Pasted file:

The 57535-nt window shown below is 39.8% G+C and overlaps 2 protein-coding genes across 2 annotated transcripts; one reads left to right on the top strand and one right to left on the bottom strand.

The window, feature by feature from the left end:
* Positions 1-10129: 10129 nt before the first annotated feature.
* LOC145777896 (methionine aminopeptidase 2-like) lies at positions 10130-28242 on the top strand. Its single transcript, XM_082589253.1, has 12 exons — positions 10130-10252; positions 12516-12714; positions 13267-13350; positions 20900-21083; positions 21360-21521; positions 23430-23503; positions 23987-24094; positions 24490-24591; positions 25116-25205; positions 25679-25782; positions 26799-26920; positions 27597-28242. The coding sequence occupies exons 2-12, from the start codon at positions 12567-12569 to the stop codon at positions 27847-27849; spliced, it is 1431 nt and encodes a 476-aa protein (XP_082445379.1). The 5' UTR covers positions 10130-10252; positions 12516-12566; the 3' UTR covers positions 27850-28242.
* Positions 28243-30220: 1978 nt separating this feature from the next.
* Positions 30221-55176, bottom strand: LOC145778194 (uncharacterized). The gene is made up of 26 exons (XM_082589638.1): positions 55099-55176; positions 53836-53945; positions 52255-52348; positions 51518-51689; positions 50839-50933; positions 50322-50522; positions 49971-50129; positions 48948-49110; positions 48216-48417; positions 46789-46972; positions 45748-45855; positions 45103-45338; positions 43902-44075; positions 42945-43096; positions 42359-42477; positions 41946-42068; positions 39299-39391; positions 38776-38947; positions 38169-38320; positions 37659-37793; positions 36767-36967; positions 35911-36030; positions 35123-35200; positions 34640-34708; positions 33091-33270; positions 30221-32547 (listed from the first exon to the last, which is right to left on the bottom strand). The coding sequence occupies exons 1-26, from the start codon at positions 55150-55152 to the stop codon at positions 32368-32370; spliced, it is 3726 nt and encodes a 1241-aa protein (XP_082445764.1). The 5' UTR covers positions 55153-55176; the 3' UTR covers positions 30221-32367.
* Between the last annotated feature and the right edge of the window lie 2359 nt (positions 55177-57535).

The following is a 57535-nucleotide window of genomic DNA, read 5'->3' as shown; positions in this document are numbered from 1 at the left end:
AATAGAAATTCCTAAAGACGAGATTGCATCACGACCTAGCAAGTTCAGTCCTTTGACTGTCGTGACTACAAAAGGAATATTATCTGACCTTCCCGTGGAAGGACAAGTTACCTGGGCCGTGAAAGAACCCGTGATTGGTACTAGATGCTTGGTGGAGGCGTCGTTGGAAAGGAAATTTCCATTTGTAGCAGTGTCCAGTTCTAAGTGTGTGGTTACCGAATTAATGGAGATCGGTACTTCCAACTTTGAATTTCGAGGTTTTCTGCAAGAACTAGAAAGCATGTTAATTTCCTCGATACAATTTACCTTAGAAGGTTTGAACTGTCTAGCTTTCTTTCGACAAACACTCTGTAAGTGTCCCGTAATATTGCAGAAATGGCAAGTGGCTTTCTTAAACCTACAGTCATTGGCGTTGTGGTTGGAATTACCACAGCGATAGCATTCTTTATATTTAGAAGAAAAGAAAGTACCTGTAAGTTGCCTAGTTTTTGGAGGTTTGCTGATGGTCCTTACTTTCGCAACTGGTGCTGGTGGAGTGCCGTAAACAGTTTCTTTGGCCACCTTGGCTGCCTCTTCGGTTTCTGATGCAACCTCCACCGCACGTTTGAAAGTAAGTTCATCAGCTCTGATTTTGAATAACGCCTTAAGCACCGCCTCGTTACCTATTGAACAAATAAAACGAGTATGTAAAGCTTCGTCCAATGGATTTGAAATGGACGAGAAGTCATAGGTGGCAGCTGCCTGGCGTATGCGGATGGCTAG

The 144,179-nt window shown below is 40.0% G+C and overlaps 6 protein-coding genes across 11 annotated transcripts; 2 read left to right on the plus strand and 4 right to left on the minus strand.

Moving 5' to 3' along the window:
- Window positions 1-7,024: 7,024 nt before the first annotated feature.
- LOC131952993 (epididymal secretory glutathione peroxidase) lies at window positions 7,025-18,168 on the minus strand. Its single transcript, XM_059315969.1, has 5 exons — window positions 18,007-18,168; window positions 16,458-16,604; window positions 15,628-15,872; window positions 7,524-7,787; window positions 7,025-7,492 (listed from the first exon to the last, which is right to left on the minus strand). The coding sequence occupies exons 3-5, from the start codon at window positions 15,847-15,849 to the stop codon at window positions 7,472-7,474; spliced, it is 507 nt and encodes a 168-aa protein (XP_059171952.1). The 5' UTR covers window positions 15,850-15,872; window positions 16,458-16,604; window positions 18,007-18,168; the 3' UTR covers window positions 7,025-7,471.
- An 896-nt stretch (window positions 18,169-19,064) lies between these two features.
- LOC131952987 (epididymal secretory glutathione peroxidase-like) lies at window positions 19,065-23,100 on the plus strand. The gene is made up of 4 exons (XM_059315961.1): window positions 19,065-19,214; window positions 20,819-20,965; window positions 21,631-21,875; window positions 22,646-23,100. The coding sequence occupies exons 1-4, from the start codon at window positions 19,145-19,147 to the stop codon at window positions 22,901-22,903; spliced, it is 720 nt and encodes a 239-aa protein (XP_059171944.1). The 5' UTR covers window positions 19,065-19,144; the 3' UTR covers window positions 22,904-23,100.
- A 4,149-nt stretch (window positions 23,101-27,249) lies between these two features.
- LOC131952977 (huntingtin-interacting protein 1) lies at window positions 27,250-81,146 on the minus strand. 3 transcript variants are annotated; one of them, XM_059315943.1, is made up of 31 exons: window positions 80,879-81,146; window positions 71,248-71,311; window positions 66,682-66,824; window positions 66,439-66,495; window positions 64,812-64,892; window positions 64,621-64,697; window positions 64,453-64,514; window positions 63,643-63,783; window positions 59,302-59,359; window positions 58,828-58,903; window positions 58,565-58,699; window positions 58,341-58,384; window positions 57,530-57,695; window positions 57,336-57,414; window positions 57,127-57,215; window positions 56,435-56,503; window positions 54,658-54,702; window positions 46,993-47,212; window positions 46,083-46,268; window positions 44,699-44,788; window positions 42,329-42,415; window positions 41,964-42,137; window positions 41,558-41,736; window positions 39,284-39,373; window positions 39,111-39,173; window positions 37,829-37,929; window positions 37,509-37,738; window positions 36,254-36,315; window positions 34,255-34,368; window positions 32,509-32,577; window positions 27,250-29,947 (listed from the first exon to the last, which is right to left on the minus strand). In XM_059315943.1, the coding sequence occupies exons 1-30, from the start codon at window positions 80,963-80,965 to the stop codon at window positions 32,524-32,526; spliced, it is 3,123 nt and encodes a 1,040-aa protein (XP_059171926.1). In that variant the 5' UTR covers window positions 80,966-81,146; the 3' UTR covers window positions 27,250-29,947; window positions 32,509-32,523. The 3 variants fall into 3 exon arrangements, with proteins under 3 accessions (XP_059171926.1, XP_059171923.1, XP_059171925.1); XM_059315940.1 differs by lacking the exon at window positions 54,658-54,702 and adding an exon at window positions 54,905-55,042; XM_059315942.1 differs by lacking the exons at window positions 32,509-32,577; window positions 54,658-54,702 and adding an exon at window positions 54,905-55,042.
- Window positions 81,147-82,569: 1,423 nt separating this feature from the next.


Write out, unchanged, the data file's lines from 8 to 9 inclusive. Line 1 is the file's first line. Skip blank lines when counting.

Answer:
The following is a 57535-nucleotide window of genomic DNA, read 5'->3' as shown; positions in this document are numbered from 1 at the left end:
AATAGAAATTCCTAAAGACGAGATTGCATCACGACCTAGCAAGTTCAGTCCTTTGACTGTCGTGACTACAAAAGGAATATTATCTGACCTTCCCGTGGAAGGACAAGTTACCTGGGCCGTGAAAGAACCCGTGATTGGTACTAGATGCTTGGTGGAGGCGTCGTTGGAAAGGAAATTTCCATTTGTAGCAGTGTCCAGTTCTAAGTGTGTGGTTACCGAATTAATGGAGATCGGTACTTCCAACTTTGAATTTCGAGGTTTTCTGCAAGAACTAGAAAGCATGTTAATTTCCTCGATACAATTTACCTTAGAAGGTTTGAACTGTCTAGCTTTCTTTCGACAAACACTCTGTAAGTGTCCCGTAATATTGCAGAAATGGCAAGTGGCTTTCTTAAACCTACAGTCATTGGCGTTGTGGTTGGAATTACCACAGCGATAGCATTCTTTATATTTAGAAGAAAAGAAAGTACCTGTAAGTTGCCTAGTTTTTGGAGGTTTGCTGATGGTCCTTACTTTCGCAACTGGTGCTGGTGGAGTGCCGTAAACAGTTTCTTTGGCCACCTTGGCTGCCTCTTCGGTTTCTGATGCAACCTCCACCGCACGTTTGAAAGTAAGTTCATCAGCTCTGATTTTGAATAACGCCTTAAGCACCGCCTCGTTACCTATTGAACAAATAAAACGAGTATGTAAAGCTTCGTCCAATGGATTTGAAATGGACGAGAAGTCATAGGTGGCAGCTGCCTGGCGTATGCGGATGGCTAG